18.100B/C: Fall 2008
Solutions to Homework 3
1.
By condition (a),
E
is nonempty. By condition (b),
E
is open. By condition (c), every point
that is a limit of a sequence of points in
E
is itself in
E
. Note that if
e
is a limit point of
E
, we
can choose a sequence of points of
E
whose limit is
e
: choose
x
n
to be a arbitrary point of
E
that
lies in the ball
B
(
e,
1
n
) and then lim
n
→∞
x
n
=
e
. Thus,
E
contains all its limit points and so
E
is closed. By Homework 2, Problem 8, a nonempty open and closed subset of a connected metric
space must be the entire space, so
E
=
X
as desired.
2.(a)
Equivalent: Suppose
x
n
→
p
. Then for all
r >
0 there is some
M
∈
N
such that
n
≥
M
implies
d
(
x
n
, p
)
< r
.
Choose any
N
and define
r
=
N

1
, and with the corresponding
M
set
ε
=
M

1
, so
M
=
ε

1
.
Then we have that for all
n
≥
ε

1
,
d
(
x
n
, p
)
< N

1
.
Thus, for every
N
there is some
ε >
0 such that for all
n
≥
ε

1
,
d
(
x
n
, p
)
< N

1
and so statement (a) is true.
Conversely, suppose that statement (a) holds of a sequence
x
n
and a point
p
. Then for all
M
∈
N
there is some
r >
0 such that for all
n
≥
r

1
,
d
(
x
n
, p
)
< M

1
. Choose any
ε >
0 and choose some
M
≥
ε

1
, so
M

1
≤
ε
. For this value of
M
these is an associated value of
r
, and pick some integer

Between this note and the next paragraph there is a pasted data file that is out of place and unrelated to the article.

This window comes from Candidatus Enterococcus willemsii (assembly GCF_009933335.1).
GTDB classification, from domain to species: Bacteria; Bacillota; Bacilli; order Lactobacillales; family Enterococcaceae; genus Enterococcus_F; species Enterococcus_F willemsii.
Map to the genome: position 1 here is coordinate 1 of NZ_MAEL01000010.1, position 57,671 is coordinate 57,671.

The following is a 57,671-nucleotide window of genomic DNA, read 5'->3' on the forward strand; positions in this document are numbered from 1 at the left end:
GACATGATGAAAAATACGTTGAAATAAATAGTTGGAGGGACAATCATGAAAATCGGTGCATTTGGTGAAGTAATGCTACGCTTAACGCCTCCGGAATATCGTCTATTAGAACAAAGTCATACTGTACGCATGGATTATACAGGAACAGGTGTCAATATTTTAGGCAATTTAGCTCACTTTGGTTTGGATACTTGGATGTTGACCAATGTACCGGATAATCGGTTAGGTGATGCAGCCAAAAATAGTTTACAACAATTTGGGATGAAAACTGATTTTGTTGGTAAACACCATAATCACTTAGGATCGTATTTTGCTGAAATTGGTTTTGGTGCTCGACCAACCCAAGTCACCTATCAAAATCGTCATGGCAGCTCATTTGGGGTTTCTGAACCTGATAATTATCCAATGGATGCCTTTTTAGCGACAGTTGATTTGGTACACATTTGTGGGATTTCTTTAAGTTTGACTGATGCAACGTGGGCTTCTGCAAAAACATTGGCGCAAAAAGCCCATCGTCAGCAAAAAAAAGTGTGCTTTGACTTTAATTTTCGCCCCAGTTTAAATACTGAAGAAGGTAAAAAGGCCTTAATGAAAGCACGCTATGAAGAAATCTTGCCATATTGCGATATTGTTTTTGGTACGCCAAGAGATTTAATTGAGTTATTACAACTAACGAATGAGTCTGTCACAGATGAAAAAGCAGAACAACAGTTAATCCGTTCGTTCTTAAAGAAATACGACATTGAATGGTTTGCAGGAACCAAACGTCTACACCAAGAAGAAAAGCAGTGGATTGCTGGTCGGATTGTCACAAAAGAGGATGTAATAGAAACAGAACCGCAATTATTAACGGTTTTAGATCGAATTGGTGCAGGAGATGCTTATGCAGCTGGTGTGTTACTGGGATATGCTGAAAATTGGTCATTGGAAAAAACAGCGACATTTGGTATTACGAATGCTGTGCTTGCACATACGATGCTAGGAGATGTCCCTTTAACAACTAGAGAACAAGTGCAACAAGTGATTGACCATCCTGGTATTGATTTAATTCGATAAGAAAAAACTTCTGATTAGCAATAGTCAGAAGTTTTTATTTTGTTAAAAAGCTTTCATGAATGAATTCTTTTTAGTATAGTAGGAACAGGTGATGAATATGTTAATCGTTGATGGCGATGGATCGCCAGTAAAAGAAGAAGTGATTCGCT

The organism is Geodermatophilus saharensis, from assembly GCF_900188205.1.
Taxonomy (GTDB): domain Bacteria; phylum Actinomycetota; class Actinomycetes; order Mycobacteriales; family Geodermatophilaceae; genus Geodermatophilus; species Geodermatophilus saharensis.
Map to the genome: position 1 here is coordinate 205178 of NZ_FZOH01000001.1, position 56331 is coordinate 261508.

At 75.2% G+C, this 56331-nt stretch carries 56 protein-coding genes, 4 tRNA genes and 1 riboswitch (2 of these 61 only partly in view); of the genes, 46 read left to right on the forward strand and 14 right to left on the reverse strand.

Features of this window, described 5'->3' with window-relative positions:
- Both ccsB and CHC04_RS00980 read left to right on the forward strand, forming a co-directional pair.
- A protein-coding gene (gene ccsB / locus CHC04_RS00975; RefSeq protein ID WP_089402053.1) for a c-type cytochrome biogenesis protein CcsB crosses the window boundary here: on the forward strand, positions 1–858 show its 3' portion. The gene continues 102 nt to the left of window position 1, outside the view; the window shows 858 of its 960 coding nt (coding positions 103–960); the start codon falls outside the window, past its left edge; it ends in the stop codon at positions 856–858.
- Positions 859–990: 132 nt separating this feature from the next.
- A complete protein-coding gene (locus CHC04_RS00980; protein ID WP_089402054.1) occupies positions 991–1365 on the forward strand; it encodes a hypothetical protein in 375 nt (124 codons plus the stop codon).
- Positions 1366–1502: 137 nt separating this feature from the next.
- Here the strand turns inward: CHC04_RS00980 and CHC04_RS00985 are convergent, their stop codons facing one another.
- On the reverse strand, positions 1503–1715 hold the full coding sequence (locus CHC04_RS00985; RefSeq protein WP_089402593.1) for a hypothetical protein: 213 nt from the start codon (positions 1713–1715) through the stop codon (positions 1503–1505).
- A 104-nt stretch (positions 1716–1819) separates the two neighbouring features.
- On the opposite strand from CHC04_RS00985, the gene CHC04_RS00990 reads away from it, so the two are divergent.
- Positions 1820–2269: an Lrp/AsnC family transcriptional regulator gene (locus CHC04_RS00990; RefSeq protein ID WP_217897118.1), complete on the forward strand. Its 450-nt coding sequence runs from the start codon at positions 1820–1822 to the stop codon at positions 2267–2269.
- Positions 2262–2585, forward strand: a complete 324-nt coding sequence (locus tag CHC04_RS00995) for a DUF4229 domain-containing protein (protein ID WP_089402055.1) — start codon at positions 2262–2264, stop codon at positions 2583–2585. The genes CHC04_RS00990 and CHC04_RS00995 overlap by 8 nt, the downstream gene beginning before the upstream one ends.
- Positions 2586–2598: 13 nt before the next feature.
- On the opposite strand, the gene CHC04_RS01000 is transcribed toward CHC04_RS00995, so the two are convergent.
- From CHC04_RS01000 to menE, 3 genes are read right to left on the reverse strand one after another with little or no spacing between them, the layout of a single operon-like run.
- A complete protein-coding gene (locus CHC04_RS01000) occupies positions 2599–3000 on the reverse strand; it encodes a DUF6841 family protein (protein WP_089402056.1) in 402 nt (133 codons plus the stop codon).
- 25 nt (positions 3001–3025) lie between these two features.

N
≥
r

1
.
Then for all
n
≥
N
we have
d
(
x
n
, p
)
< M

1
≤
ε
.
Thus, for all
ε >
0 there is some
N
∈
N
such that
n
≥
N
implies
d
(
x
n
, p
)
< ε
and so
x
n
→
p
. (The moral of this question: variables
are just placeholders, and there’s nothing special about the letters
N
and
ε
.)
(b)
Not equivalent: consider
X
=
R
and
x
n
=
1
n
.
Then lim
n
→∞
x
n
= 0.
However, for any
N
∈
N
, with
ε
=
1
N
+1
and
n
=
N
we have
d
(
x
n
,
0) =
d
(
x
N
,
0) =
1
N
>
1
N
+1
=
ε
, so the given
statement is false. (In fact, statement (b) is equivalent to the statement “
x
n
is eventually constant.”)
(Moral: quantifiers matter.)
(c)
Not equivalent: consider
X
=
R
and the sequence
x
n
defined by
x
2
n
=
1
n
,
x
2
n

1
=
n
. (The
first few terms of this sequence are 1
,
1
,
2
,
1
2
,
3
,
1
3
, . . .
.) The range of this sequence has a single limit
point at 0, but the sequence
x
n
has no limit. (Another counterexample is the sequence defined by
x
2
n
=
1
n
,
x
2
n

1
= 1, since 1 is a limit of a subsequence, but an isolated point of the range.)
(d)
Not equivalent:
consider
X
=
R
and
x
n
= (

1)
n
, then the range
{
1
,
1
}
is finite and
hence
B
r
(
p
)
C
∩ {
1
,
1
}
is finite for all
r >
0. However, the sequence is known to diverge. (On the
other hand, the statement “For all
r >
0 the set
{
n
∈
N

x
n
∈
B
r
(
p
)
C
}
is finite.” is equivalent to
convergence; see Rudin 3.2(a).)
3.
Suppose
s
n
→
z
. Then for all
ε >
0 there is some
N
∈
N
such that for all
n
≥
N
we have
d
C
(
s
n
, z
)
< ε
. But
d
C
(
s
n
, z
) =

s
n

z
 ≥ 
s
n
  
z

=
d
R
(

s
n

,

z

), so for all
ε >
0 there is some
N
∈
N
such that for all
n
≥
N
we have
d
R
(

s
n

,

z

)
< ε
, i.e.,

s
n
 → 
z

and so

s
n

converges.